Google had a similar offer for Advanced Protection users back in 2019, giving customers the ability to send a friend a free set of two 2FA keys and, if the recipient enabled Advanced Protection on their own account, earn themselves a free Nest Mini. Claiming this offer is simple: It should appear as a “featured benefit” in the Home tab of the Google One App, in the Benefits tab, or you should see it listed on the benefits section of the Google One site. Either way, it’s a single click or tap from there to claim it at the Google Store, with a discount code covering the full cost of the 2FA key and slower shipping.
Google occasionally rewards One members for paying the extra money for premium storage. If you live in the United States and have one of the “premium” 2TB+ plans, you may be eligible for a free two-factor Titan Security key, but subscribers to the “basic” 200GB plan are out of luck. If you’re eligible for the offer, you should see the option listed among your other account advantages, allowing you to claim one of the two presently available Titan security keys (each of which is merely a rebadged Feitan model). You can choose between the USB-A and NFC version (worth $30) and the USB Type-C/NFC version (worth $35). The old Bluetooth-based security key with a battery has been phased out.
Some of us simply rely on phone number-based two-factor authentication (you know those 5-6 digit numbers you get sent via SMS to log in), but with how vulnerable carriers are from socially engineered attacks, that’s an insecure system. Hardware-based two-factor authentication with a hardware security key like this is the best way to protect your most important accounts. And if you don’t already have a 2FA hardware security key like this, I strongly urge you to take advantage of the offer if it’s available to you. Technically Google’s hardware security keys are vulnerable to a convoluted cloning attack, but it’s very, very difficult to pull off, and unlikely to be an issue.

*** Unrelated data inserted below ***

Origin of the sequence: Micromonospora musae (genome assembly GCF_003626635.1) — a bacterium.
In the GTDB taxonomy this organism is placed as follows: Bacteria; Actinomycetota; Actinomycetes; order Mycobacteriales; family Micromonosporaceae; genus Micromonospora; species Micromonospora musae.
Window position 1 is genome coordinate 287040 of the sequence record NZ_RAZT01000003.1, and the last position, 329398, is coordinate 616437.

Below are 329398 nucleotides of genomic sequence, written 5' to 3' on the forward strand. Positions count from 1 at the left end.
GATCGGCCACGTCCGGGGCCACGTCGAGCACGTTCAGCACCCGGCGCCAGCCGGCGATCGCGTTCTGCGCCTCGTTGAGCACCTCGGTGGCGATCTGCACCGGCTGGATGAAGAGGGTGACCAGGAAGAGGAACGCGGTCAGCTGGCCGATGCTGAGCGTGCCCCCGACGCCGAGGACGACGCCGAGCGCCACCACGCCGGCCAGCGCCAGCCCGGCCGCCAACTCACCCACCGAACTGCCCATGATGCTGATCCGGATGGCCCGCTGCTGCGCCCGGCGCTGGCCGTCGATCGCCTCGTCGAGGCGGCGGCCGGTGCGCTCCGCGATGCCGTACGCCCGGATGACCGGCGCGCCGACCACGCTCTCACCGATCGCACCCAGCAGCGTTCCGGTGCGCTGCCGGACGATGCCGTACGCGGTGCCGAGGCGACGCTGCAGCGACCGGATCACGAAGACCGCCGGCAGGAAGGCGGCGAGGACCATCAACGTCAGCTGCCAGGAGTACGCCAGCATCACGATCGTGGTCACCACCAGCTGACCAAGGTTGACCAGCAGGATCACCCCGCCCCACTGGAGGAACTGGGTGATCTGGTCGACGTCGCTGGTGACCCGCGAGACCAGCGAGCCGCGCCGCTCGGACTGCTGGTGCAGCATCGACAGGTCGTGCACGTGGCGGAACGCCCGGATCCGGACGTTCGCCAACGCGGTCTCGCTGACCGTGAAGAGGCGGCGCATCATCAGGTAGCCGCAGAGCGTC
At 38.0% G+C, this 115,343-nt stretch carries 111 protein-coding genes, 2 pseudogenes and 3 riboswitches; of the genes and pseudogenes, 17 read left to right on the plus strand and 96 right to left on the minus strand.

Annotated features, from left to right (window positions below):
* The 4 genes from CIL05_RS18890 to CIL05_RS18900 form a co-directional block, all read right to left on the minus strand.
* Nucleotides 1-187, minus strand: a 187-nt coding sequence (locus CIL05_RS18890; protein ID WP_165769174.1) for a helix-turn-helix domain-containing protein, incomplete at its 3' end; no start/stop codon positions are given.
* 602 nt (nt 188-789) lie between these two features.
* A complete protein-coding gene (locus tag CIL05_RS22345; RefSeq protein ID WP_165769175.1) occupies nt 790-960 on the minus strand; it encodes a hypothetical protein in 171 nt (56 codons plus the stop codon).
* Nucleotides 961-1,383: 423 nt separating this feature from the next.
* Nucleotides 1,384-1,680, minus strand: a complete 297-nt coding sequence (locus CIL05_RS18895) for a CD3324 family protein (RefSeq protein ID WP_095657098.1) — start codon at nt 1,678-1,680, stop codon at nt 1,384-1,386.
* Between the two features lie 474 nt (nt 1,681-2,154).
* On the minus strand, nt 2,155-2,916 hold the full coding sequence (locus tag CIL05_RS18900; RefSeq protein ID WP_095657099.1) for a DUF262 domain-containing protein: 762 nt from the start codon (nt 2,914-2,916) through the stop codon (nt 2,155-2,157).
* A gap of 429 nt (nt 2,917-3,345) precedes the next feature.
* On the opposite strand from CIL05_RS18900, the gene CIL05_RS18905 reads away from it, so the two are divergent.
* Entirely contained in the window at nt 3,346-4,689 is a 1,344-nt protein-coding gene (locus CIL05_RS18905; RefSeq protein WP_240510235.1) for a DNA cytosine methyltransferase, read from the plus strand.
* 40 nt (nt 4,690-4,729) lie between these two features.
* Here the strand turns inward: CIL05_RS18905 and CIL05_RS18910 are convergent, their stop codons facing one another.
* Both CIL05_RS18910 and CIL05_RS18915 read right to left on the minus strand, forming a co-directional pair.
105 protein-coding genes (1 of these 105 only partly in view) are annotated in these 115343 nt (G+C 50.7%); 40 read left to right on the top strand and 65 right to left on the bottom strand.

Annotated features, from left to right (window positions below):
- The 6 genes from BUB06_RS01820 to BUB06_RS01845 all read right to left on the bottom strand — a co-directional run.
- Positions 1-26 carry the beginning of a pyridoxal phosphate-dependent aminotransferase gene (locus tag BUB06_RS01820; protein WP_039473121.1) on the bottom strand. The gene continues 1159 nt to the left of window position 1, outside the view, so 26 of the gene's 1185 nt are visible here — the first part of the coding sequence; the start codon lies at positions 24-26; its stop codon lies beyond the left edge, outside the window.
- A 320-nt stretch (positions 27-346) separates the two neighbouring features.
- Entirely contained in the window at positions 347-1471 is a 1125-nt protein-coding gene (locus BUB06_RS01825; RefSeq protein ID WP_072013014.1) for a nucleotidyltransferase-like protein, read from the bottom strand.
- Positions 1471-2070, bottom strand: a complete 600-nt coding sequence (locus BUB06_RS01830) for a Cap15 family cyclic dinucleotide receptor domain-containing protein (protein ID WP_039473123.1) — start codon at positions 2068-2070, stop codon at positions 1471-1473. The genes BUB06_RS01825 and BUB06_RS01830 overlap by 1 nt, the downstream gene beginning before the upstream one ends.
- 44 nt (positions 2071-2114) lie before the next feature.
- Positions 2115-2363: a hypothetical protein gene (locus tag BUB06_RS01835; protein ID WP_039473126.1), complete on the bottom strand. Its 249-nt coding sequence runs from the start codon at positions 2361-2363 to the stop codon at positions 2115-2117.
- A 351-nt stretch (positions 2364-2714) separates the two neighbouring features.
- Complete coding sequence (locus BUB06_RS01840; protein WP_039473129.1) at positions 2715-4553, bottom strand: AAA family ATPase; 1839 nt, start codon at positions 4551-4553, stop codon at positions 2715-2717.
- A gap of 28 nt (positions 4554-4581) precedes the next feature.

The offer appears to expire on November 1st according to the current terms that appear when checking out, though Google warns there is a “limited quantity available on a first come, first served basis.” The deal appears to be US-only and requires that you actively have one of the “premium” 2TB+ Google One Plans. Two-factor authentication is one of the best ways to enhance the security of your online accounts, providing a “what you have” together with a “what you know” when verifying your identity, better ensuring that you are who you claim to be. Without the hardware key, you can’t log in.